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Twitter asks for help

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The battle over "time well spent," which we first wrote about in January, has arrived at Twitter. It
 
March 1 · Issue #94 · View online
The Interface
The battle over “time well spent,” which we first wrote about in January, has arrived at Twitter. It came first to Facebook, where Mark Zuckerberg has tried shift the company from maximizing the time users spend using it to the number of “meaningful interactions” they have there. At Twitter, CEO Jack Dorsey says the company will now seek to “increase the collective health, openness, and civility of public conversation around the world.” It just isn’t sure which metric it should optimize for.
In a series of tweets Thursday morning, CEO Jack Dorsey took the blame for the platform’s long history of neglect, and its negative effect on the global conversation. “We have witnessed abuse, harassment, troll armies, manipulation through bots and human-coordination, misinformation campaigns, and increasingly divisive echo chambers,” Dorsey wrote. “We aren’t proud of how people have taken advantage of our service, or our inability to address it fast enough.”
Now the company will try to make up for lost time. But rather than build a solution in house, the company issued a request for proposals. “We are looking to partner with outside experts to help us identify how we measure the health of Twitter, keep us accountable to share our progress with the world and establish a way forward for the long-term,” the company wrote.
One partner the company has already worked with is Cortico, a nonprofit research group that spun out of the MIT Media Lab. Cortico believes that it’s possible to “measure the health of our public conversations,” based on four criteria:
1. Shared Attention: Is there overlap in what we are talking about?
2. Shared Reality: Are we using the same facts?
3. Variety: Are we exposed to different opinions grounded in shared reality?
4. Receptivity: Are we open, civil, and listening to different opinions?
(Based on my Twitter experience, the current answers to those questions as “no,” “no,” “sometimes,” and “no.”) Twitter intends to use those criteria as a starting point, it said: “We believe that we can identify indicators of conversational health that are even more specific to Twitter and its impact.”
Identifying the metrics, of course, is only a starting point. Once Twitter begins measuring the health of the platform, presumably it will find much to improve. How will the company go about it? This is an organization that still can’t reliably verify the names of its users. Product and policy changes that re-establish a shared reality can feel like too much to hope for.
Reading Dorsey’s tweets today, I was reminded of Joe Edelman’s concept of the Tamagotchi trap. Edelman created the Center for Humane Technology with Tristan Harris and coined the concept of “time well spent” with him. If you optimize your platform around a single metric, he writes, you inevitably begin treating people like digital pets:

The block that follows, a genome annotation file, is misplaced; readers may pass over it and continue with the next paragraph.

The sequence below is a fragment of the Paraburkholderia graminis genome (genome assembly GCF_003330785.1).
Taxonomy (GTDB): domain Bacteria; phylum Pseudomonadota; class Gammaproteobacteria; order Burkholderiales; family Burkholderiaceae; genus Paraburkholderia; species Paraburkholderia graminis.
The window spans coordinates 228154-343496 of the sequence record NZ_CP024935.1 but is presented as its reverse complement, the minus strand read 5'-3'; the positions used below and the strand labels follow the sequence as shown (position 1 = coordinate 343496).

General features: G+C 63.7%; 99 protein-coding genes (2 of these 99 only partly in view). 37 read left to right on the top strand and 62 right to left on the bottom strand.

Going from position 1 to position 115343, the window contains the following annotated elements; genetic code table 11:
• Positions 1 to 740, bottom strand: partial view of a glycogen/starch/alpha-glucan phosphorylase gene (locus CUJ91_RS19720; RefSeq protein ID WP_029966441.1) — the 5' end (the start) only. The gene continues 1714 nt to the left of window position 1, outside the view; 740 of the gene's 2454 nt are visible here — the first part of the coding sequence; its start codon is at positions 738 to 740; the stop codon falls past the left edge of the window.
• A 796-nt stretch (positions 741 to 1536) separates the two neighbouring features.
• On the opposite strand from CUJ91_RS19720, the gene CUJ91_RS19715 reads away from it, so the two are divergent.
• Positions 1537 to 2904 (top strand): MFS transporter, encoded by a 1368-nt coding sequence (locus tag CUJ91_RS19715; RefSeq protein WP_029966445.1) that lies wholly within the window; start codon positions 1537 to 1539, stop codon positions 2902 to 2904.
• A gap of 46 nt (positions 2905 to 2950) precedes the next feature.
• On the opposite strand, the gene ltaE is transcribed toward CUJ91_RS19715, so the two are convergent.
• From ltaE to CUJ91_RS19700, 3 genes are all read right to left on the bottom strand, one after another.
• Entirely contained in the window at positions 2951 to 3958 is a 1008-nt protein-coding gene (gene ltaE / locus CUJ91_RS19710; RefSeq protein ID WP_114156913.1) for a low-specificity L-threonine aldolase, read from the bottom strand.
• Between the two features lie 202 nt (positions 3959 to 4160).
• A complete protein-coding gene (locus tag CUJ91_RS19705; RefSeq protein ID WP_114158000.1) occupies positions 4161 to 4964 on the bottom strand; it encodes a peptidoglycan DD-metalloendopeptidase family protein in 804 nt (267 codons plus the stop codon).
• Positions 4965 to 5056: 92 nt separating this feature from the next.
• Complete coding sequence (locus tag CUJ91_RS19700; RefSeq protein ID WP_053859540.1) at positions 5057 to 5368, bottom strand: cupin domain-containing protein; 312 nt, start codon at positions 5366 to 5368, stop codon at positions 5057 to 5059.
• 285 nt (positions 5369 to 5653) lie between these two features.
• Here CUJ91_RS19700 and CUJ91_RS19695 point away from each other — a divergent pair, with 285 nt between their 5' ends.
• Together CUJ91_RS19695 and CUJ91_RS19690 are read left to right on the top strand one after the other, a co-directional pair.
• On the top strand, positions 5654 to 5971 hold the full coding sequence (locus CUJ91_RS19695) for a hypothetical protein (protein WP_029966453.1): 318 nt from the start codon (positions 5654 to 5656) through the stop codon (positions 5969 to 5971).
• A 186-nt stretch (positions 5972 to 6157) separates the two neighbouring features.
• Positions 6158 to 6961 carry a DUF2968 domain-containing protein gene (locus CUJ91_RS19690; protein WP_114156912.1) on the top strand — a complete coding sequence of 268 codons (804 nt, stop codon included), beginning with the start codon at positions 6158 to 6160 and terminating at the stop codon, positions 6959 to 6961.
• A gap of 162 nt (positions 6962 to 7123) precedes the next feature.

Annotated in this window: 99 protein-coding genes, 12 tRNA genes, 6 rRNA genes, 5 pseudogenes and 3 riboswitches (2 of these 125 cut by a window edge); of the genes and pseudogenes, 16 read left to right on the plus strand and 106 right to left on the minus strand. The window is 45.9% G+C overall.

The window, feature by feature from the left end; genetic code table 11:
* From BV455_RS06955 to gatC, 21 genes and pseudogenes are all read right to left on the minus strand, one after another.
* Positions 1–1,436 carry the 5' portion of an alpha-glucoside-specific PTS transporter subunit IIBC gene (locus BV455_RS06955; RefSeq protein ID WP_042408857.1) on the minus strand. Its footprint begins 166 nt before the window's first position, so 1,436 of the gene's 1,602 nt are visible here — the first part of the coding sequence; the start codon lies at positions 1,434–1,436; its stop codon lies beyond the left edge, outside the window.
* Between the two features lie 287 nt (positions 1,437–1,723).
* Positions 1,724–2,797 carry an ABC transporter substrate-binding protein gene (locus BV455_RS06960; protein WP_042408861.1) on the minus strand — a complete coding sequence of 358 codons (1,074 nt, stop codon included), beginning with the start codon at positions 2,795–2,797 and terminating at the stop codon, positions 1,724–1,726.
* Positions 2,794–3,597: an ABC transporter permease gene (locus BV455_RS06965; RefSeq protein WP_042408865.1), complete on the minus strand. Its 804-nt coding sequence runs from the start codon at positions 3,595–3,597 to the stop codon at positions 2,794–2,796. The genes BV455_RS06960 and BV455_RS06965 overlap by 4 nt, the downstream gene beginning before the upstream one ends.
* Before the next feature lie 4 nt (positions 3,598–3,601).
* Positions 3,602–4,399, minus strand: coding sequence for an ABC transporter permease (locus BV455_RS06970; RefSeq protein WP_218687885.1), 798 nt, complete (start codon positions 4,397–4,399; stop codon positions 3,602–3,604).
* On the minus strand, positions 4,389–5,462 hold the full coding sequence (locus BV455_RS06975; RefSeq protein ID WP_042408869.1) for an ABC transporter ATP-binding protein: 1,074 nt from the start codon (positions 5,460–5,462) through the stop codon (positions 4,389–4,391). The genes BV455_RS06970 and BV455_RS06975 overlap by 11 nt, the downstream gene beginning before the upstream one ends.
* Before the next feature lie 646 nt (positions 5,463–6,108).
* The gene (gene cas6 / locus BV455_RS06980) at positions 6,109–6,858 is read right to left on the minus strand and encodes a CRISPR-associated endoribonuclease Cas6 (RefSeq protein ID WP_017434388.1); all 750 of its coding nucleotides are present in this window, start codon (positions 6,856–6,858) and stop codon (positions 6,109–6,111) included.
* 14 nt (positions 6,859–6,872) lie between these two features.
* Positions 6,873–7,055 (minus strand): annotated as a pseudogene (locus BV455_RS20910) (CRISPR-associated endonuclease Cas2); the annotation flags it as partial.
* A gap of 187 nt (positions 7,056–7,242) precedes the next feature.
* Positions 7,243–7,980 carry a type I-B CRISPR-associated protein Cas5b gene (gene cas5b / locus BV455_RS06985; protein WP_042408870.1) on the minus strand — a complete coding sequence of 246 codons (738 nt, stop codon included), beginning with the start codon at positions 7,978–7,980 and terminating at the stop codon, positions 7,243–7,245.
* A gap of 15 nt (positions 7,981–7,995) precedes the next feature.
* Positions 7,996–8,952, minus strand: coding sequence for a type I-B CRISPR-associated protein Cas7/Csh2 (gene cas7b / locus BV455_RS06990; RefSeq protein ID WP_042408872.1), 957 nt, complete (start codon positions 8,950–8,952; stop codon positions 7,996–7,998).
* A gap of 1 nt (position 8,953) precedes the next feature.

To “nudge” users towards well-being or happiness — if it’s based on “science” rather than on the users’ own sense of what’s important — is to treat them like a Tamagotchi, a digital pet. You’ve decided what’s good for them.
I asked Edelman what he made of Twitter’s proposal today. He sent me an 11-minute voice message, which you can listen to here. (He’s lovely.) Edelman praised Twitter for asking for help, but he quibbled with Cortico’s approach to conversational health. “Variety” and “receptivity” are decent avenues to explore, he said: they correspond to real-world human values. But “shared attention” and “shared reality” don’t, he said:
“These are kind of gross,” he said. “I don’t think they correspond to any individual values. If anything they correspond to the values of people who want to set a public agenda. People who want to set a public agenda have a requirement that the public has shared agenda. I don’t know that that’s a good thing.”
Edelman said that instead of pushing for a return to the media environment of the 20th century, which is often put forward as a gold standard, platforms like Twitter should instead start from their users’ authentic values and build products around those. 
“It’s more about removing the incentives and barriers that get in the way of open-mindedness and honesty than it is the imposition of these second-order metrics,” he said. “So I think if Twitter were to just run with this Cortico stuff, they would really be causing a lot of trouble. Because they’d be getting away from the broad variety of values which tell us how we want to live and interact and engage with politics, and settling on a set of declarations about what works that really are not particularly grounded in what humans have decided works by adopting certain values over centuries.”

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Talk to me
Questions? Comments? Healthy conversations? casey@theverge.com 
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